AR-Coated Multimode Fluoride Fiber Optic Patch Cable

  • Features Fluoroindate (InF3) Fiber with Transmission from 310 nm to 5.5 µm
  • AR-Coated on Both Ends for 4.0 - 4.6 µm
  • SMA905 Connectors with Stainless Steel Caps

SMA905 Connectors AR Coated for 4.0 - 4.6 µm


Included Caps

AR-coated endface of an MF11L1AR1 cable under 50X magnification. The bright green color is due to the AR coating.

Related Items

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Fluoride Optical Fiber Manufacturing Overview


  • Spectroscopy
  • Environmental Monitoring
  • Chemical Sensing
  • Systems Requiring Low Feedback
Indium Fluoride and Zirconium Fluoride Fiber Comparison
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Click for Raw Data
Compared to standard silica glass fibers, Thorlabs' multimode
fluoride fibers are transmissive at much longer wavelengths.


  • Incorporates Fluoroindate (InF3) Fiber Manufactured at Thorlabs' Fiber Draw Facility
    • Core Size: Ø100 µm
  • Stiff, Ø3.0 mm Plastic Jacket and SMA905 Connectors
  • Antireflection-Coated for 4.0 - 4.6 µm
    • <0.50% Average Reflection Loss
  • Compatible with Visible-Wavelength Alignment Beams

The MF11L1AR1 AR-Coated Multimode Fluoride Fiber Patch Cable is designed for low-loss transmission in the mid-IR spectral range. It incorporates Thorlabs' dual-clad InF3 (fluoroindate) multimode optical fiber, which is manufactured in-house and has world-class purity, precision, and strength. For more information about fluoride glass and our manufacturing process, see the Manufacturing tab or our main fluoride fiber web presentation

Fluoride fibers offer low attenuation in the mid-IR wavelength range, aided by an extremely low hydroxyl ion (OH) content. Our fluoroindate (InF3) patch cables have a transmission range of 310 nm - 5.5 µm. The graph to the right shows how the wavelength-dependent attenuation compares to a fused silica fiber, as well as our ZBLAN multimode fiber. To further reduce light loss, the MF11L1AR1 cable features an antireflection (AR) coating for 4.1 - 4.6 μm on both end faces. This coating suppresses average Fresnel losses to <0.50% per face across this range, which can reduce feedback to sensitive systems such as quantum cascade lasers (see the Applications tab for details).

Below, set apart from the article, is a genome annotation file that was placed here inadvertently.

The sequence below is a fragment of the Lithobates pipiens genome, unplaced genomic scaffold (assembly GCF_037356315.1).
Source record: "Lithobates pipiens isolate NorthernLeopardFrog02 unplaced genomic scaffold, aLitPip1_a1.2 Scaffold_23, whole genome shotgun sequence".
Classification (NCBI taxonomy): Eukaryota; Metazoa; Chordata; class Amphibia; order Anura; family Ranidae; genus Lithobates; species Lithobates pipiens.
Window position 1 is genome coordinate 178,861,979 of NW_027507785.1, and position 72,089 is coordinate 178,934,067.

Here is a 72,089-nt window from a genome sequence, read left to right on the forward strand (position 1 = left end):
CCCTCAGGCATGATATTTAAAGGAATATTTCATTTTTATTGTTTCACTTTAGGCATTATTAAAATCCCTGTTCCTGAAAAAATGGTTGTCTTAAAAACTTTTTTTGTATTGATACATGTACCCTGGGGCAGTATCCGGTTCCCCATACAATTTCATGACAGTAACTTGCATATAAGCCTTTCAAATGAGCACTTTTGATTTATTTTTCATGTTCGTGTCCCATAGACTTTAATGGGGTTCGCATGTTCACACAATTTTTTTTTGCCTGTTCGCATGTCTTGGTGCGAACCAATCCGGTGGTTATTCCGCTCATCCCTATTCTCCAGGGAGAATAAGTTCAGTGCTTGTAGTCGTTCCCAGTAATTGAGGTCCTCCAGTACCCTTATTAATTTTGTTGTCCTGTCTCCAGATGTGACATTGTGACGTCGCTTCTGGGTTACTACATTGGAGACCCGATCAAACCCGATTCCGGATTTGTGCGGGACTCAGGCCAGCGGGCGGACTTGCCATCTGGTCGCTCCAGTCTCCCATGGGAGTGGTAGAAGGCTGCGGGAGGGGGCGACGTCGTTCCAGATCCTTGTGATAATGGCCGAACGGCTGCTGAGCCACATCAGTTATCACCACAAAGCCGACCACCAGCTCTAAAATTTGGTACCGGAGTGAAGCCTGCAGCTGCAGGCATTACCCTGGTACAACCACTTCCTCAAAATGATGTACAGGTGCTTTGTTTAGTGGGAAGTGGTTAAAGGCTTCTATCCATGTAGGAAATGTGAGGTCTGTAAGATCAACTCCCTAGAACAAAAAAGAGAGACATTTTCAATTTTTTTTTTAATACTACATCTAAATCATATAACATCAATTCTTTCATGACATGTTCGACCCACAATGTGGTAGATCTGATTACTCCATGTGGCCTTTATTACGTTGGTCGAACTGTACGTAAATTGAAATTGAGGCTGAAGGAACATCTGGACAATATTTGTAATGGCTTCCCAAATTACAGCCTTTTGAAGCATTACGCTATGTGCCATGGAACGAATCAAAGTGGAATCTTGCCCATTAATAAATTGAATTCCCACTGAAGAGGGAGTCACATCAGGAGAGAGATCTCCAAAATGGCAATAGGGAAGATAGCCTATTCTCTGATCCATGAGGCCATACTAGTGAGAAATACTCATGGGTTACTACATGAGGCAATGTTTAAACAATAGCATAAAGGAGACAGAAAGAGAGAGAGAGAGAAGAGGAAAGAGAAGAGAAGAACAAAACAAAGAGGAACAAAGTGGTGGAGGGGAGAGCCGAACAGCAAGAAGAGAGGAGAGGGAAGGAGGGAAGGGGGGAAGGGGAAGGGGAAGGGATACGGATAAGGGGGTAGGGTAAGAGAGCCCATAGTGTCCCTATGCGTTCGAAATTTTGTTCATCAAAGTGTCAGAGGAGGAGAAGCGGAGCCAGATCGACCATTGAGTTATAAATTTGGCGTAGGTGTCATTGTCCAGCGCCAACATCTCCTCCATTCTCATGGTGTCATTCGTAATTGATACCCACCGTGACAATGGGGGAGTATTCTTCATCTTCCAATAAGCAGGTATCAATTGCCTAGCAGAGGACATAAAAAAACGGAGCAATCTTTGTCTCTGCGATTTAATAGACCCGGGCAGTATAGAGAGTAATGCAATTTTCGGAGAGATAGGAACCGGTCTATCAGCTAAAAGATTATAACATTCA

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The MF11L1AR1 patch cable is labeled with its item #, key specifications, and batch number.

Both ends of each cable are terminated using SMA905 connectors. Each cable includes two stainless steel protective caps that shield the ferrule ends from dust and other hazards. Replacement CAPM (rubber) and CAPSM (metal) caps for SMA905-terminated cables are available separately.

Since fluoride glass is softer than standard silica glass, extra care should be taken while cleaning and handling. See the Handling tab for suggested procedures. Compared to unterminated fiber, the maximum power that these cables can withstand is limited by the connectors. Depending on the application, we recommend using these cables with a maximum CW power of several Watts.

Thorlabs offers AR-coated silica patch cables for use in the 250 - 370 nm, 400 - 700 nm, or 650 - 1100 nm wavelength ranges. We also offer uncoated multimode fluoride patch cables, bare fluoride fiber, single mode patch cables, and other fluoride fiber components. See the selection guide below for links to the main web presentation for each type of component.

Custom Fluoride Patch Cables